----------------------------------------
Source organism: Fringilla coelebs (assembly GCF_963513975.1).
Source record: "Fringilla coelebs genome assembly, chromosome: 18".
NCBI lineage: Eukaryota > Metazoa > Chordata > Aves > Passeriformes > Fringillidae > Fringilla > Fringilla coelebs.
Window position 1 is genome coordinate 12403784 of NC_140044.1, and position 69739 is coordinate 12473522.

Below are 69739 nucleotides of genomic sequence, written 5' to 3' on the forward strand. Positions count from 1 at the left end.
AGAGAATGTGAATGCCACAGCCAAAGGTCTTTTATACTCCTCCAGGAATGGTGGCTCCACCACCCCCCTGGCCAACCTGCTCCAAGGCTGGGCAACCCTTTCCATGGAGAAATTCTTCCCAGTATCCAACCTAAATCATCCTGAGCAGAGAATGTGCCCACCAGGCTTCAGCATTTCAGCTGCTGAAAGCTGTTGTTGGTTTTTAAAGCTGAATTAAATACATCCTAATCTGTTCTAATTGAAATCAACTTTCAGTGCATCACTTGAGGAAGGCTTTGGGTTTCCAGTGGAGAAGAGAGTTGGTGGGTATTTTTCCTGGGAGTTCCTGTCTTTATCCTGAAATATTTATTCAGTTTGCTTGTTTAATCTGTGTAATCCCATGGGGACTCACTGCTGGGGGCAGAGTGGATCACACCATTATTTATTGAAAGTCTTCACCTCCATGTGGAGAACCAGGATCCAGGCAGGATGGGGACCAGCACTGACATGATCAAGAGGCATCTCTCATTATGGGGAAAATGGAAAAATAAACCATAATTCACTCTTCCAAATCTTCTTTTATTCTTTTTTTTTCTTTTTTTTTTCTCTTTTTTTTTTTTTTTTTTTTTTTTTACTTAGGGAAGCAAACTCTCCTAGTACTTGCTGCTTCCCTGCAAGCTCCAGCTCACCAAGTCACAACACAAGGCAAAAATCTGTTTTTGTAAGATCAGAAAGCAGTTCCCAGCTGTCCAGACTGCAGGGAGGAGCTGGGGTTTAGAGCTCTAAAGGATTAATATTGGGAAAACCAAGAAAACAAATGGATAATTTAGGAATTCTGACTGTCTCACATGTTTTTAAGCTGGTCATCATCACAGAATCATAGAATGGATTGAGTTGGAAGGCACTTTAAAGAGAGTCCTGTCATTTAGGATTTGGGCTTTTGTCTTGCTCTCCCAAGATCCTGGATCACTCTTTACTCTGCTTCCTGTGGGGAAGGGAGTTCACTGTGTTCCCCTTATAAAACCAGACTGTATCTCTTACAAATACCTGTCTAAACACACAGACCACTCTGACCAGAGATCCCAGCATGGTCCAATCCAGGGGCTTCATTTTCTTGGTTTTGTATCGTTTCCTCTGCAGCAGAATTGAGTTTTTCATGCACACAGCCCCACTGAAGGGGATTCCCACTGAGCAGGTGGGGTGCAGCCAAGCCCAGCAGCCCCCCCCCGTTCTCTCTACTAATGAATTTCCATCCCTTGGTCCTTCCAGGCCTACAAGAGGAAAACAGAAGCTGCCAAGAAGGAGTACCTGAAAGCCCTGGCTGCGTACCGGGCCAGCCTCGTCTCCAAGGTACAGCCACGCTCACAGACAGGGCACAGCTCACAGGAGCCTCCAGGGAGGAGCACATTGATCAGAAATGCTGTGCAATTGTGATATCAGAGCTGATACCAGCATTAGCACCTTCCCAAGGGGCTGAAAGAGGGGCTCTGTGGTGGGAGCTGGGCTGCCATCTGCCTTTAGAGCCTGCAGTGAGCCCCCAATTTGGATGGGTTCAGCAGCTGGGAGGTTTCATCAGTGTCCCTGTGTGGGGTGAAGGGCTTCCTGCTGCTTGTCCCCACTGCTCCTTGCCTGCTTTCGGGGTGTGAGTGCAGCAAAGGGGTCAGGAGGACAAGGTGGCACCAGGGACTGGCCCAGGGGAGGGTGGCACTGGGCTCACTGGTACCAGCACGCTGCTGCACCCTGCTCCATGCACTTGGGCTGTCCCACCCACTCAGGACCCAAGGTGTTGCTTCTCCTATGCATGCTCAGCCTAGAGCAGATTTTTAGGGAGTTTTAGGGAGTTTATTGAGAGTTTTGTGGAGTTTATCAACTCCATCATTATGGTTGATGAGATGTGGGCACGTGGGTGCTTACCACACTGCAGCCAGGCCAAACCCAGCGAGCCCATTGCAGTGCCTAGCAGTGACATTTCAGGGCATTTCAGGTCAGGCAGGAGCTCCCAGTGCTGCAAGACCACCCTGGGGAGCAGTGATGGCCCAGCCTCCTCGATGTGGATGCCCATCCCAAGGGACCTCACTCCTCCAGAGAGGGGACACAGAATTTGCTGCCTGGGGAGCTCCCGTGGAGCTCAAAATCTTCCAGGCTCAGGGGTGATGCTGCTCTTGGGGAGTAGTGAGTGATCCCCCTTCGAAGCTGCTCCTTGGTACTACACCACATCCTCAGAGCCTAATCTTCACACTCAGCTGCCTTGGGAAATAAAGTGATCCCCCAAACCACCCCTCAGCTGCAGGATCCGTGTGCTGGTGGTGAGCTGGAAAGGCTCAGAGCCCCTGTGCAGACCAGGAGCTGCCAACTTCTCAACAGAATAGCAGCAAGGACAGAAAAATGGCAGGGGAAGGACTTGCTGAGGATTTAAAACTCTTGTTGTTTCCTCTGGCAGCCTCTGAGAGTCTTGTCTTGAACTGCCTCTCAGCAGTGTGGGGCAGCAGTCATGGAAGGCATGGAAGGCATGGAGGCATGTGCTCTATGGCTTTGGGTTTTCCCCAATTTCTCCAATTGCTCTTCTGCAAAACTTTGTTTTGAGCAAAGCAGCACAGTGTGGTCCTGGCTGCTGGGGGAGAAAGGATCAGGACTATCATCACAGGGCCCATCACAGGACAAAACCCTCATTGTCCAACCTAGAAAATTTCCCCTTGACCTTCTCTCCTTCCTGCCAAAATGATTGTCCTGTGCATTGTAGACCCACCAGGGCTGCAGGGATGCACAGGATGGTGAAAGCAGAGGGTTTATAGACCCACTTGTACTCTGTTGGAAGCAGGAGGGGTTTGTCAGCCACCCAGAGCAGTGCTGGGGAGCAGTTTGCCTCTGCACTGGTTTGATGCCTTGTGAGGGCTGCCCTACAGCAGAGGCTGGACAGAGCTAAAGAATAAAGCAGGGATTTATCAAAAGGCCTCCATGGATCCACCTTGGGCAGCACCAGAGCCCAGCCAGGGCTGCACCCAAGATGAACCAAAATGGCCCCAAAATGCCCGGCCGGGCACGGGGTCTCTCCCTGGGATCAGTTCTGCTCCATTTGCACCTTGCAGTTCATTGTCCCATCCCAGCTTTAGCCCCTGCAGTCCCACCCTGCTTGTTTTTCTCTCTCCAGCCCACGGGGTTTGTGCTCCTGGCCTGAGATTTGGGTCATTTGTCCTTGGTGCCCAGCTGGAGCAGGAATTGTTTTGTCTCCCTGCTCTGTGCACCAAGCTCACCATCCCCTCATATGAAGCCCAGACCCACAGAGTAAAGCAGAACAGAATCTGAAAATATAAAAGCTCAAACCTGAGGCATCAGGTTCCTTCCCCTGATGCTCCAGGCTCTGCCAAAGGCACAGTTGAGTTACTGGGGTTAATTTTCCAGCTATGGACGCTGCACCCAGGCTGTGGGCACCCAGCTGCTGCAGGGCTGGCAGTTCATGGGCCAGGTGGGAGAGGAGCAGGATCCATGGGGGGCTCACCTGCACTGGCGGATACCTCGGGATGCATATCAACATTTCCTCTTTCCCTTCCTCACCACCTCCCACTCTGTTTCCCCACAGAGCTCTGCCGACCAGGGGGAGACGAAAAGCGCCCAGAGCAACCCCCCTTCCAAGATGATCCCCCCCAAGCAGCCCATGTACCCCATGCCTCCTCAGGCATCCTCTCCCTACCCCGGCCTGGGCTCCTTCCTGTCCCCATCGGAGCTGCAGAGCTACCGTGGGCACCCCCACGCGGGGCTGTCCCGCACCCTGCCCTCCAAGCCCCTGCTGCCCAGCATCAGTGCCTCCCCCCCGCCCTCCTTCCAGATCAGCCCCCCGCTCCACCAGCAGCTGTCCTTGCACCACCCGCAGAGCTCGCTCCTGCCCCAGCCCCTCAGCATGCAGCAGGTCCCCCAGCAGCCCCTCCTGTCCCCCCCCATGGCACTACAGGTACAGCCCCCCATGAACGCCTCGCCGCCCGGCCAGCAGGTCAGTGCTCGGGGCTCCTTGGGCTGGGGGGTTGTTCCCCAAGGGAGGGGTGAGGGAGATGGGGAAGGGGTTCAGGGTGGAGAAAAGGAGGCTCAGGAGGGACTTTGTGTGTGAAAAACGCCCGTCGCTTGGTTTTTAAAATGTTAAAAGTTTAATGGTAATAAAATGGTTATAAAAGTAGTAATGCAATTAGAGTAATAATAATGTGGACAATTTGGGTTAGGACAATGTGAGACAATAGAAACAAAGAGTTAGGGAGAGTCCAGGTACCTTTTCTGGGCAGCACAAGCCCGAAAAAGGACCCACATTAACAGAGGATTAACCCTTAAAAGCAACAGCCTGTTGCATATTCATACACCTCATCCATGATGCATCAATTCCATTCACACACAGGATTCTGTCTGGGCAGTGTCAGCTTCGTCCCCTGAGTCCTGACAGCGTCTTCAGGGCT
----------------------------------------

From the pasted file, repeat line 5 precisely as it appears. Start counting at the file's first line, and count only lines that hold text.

Below are 69739 nucleotides of genomic sequence, written 5' to 3' on the forward strand. Positions count from 1 at the left end.